Didn’t answer either one. Tsk, tsk, tsk, then you get snarky with me for pushing for an answer. Stop dodging and weaving and making extraordinary claims of effect. If you don’t know admit it.

    What I have seen is a passionate believer with a thin layer of knowledge. There are other opinions and they could be as correct as yours. But with your debating technique of never sticking to an issue nor answering a question, it is too difficult to have an in depth discussion.

    BTW, thank you for the link. I will go to it. If you wish to add others to the blog just email me. Address is on the left column near the top.

  101. Luke May 20, 2008 at 10:37 am #

    Answer: Both ! But not in the short term. Can you turn the Queen Mary on a dime.

  102. CoRev May 20, 2008 at 11:21 am #

    Luke, I expected that answer. I do not see how we can effect climate without first effecting weather. No matter what is proposed, it will show up in changes in weather.

    Of course the first part of the question was: “What do you propose to do?” Then we can discuss the merits of said proposal, but we have yet to hear from Creepy for a proposal.

  103. Luke May 20, 2008 at 11:36 am #

    Reduce growth of greenhouse gases in the atmosphere.

    “show up in changes in weather” yes of course

  104. Luke May 20, 2008 at 11:38 am #

    Now you’ve asked enough. Your turn.

    What causes years with different weather patterns.

    What does science tell us. I know – let’s use Australia as an interesting case study.

  105. gavin May 20, 2008 at 12:04 pm #

    Luke: What does science tell us? Our kids are the future!

    Some interesting comments on ABC talkback from Dr Alan Finkel in Canberra today re our science education and programs for generating future students for global warming studies / remedies long term.

    “Finkel received his doctorate in Electrical Engineering at Monash University in 1981. After
    two years of postdoctoral research at the Australian National University in Canberra he went on to establish and lead Axon Instruments Inc, a world-class supplier of electronic and robotic instruments and software for use in cellular neuroscience, genomics and drug discovery both in the university and pharmaceutical company research sectors.

    He recently invented a device that was successfully commercialised to speed drug research, and has also co-founded the award-winning science magazine COSMOS, managed the merger of several prominent research institutes, represented the Academy of Technological Sciences and Engineering in a program to foster appreciation of science in secondary school students, and co-founded a company distributing educational toys and books for children”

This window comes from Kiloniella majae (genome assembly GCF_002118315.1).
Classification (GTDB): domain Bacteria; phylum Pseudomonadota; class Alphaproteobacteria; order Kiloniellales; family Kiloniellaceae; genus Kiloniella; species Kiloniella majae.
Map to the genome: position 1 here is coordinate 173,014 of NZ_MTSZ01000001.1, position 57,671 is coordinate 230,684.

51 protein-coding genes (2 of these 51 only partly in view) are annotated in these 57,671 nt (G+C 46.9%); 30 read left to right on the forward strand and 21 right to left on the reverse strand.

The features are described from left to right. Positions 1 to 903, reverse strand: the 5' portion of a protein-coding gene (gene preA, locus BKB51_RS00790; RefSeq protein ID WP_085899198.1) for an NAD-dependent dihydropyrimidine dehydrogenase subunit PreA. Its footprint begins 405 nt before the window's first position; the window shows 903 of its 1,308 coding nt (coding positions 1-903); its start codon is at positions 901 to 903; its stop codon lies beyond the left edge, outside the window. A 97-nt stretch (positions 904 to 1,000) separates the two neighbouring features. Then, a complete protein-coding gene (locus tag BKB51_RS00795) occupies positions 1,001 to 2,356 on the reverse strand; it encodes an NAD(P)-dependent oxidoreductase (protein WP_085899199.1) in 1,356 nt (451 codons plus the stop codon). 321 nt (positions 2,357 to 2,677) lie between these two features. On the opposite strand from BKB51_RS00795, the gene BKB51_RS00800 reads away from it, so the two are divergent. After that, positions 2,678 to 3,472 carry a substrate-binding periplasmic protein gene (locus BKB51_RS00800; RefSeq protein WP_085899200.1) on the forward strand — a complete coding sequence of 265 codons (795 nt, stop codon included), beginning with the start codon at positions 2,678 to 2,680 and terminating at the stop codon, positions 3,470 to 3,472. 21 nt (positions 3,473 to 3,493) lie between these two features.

http://www.cosmosmagazine.com/node/1257

  106. SJT May 20, 2008 at 9:08 pm #

    “Creepy, you really are scary. Did you read what i said? Nope. Translated my rant about weather/climate into some private universe, where Australian farming is central to the issue.”

    Rev, he made perfect sense. He’s trying to tell you where you tiny mind is incapable of understanding science and the big picture, and he did quite an good job of it too. You need to ask yourself why you need to seek comfort in little corners from which you are afraid to venture.

  107. CoRev May 20, 2008 at 10:38 pm #

    SJT, OK. I suspect my little corners are more open than yours, but it is just my perception.

    I have learned in my doddering old age that passion almost always trumps logic because of the energy levels associated with it. The best lesson I have learned is when to say “Yes, Dear!” So, consider it said.

  108. Alarmist Creep May 20, 2008 at 11:58 pm #

    CoRev seems to have gone very quiet when asked a question back.

    Interestingly in the Wiki definition of weather it says:

    “Surface temperature differences in turn cause pressure differences. A hot surface heats the air above it and the air expands, lowering the air pressure. The resulting horizontal pressure gradient accelerates the air from high to low pressure, creating wind, and Earth’s rotation then causes curvature of the flow via the Coriolis effect. The simple systems thus formed can then display emergent behaviour to produce more complex systems and thus other weather phenomena.” http://en.wikipedia.org/wiki/Weather